Connect with us

World

Taylor Swift Stops Mid-Song to Help a Fan in Distress at Edinburgh Eras Tour Show

Published

on

Taylor Swift stopped her concert in Edinburgh, Scotland, on Friday to help a fan.

Swift was in the middle of singing her “Midnights” song “Would’ve Could’ve Should’ve” when she noticed a fan who was in distress. In a video that went viral on social media, the singer-songwriter is seen requesting assistance for the fan. “We need help right in front of me, please, right in front of me,” Swift sang while playing her guitar and keeping her eyes locked on the fan. “Just gonna keep playing until we notice where it is.”

Swift continued strumming her guitar while motioning over to the person in need of help.

“I’m just gonna keep playing ’til somebody helps them, then I’m gonna keep singing the song,” she continued. “I don’t think anybody’s gotten to them yet, and they’re gonna. Because we’re not gonna keep singing, we’re just gonna keep talking about the people that need help in front of me. Just let me know when. I can do this all night.”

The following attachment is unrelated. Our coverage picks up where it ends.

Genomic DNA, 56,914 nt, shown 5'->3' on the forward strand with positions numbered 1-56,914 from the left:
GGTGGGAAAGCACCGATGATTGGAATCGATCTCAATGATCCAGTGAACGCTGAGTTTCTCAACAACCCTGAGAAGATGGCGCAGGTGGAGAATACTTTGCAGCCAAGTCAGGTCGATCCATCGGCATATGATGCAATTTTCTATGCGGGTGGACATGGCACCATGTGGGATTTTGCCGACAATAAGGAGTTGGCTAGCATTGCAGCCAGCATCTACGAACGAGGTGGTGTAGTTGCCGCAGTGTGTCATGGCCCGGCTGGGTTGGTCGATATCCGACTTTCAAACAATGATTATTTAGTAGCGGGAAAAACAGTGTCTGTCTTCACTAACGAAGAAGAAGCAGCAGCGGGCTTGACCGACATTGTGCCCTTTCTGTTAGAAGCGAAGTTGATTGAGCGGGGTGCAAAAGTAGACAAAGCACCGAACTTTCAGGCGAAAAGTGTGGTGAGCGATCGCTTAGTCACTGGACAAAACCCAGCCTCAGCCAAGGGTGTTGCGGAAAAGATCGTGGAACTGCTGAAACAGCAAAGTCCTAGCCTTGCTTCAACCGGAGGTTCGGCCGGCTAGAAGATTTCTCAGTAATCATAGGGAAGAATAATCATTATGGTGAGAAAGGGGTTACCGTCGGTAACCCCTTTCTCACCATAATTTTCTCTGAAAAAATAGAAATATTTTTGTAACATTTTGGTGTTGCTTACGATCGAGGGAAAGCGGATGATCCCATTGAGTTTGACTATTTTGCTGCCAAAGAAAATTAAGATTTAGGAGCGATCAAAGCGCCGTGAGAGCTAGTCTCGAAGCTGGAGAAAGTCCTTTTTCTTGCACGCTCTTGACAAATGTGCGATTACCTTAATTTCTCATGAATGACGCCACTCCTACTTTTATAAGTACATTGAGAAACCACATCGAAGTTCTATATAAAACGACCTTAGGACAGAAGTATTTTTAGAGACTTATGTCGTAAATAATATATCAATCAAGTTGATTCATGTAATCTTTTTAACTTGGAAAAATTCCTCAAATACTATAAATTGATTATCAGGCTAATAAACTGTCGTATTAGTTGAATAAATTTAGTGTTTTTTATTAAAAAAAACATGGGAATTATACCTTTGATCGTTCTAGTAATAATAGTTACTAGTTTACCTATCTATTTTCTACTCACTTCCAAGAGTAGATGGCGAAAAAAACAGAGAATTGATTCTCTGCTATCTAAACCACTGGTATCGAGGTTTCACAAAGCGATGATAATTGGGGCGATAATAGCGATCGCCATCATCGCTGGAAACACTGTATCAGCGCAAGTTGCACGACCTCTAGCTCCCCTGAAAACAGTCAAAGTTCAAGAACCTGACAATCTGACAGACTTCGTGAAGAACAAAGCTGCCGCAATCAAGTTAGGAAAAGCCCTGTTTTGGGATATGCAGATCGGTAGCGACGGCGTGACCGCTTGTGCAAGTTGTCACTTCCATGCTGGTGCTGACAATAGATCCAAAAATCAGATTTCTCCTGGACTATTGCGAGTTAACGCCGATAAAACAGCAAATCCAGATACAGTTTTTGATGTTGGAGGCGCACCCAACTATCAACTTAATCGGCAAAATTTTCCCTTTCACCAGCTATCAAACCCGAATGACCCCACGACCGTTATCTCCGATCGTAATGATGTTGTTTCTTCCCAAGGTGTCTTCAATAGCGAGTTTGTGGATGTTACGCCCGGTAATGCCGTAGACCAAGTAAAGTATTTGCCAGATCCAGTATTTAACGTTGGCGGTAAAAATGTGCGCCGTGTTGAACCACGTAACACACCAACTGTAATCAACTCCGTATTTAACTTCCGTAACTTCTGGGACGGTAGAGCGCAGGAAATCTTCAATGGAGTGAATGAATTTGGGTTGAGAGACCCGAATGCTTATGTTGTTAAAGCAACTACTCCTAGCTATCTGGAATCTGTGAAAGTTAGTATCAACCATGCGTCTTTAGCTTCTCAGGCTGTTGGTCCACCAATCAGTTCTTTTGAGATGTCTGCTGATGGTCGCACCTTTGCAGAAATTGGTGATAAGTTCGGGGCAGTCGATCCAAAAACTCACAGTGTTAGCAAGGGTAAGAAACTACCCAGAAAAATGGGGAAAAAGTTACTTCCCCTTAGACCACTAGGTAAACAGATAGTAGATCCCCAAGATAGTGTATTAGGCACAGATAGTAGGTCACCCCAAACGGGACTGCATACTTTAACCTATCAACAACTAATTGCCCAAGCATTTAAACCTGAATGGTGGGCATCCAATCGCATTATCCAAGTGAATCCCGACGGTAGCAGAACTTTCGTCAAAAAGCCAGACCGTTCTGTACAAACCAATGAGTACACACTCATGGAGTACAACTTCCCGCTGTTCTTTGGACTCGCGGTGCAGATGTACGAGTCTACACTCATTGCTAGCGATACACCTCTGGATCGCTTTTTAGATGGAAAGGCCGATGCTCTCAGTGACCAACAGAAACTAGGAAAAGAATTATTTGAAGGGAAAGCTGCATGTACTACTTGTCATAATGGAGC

After the fan received support, and Swift got the message that they were fine, she said, “You’re good? Awesome!” She then seamlessly returned to singing “Would’ve Could’ve Should’ve.”

The following night in Swift’s three-night run in Edinburgh, she performed “The Bolter” for the first time, which is one of the songs from the Anthology edition of her latest album “The Tortured Poets Department.” She then transitioned to sing “Getaway Car” from “Reputation.”

Swift also added two more songs to her first live performances: a mashup of “Crazier,” a track from 2009’s “Hannah Montana: The Movie,” and “All of the Girls You Loved Before,” a song that was originally slated for her 2019 album “Lover” but was released last year. “You get extra points if you know this next song at all because it is really, really old,” Swift told the crowd at Edinburgh’s Murrayfield Stadium in between transitioning from “All of the Girls You Loved Before” to end with “Crazier.”

Continue Reading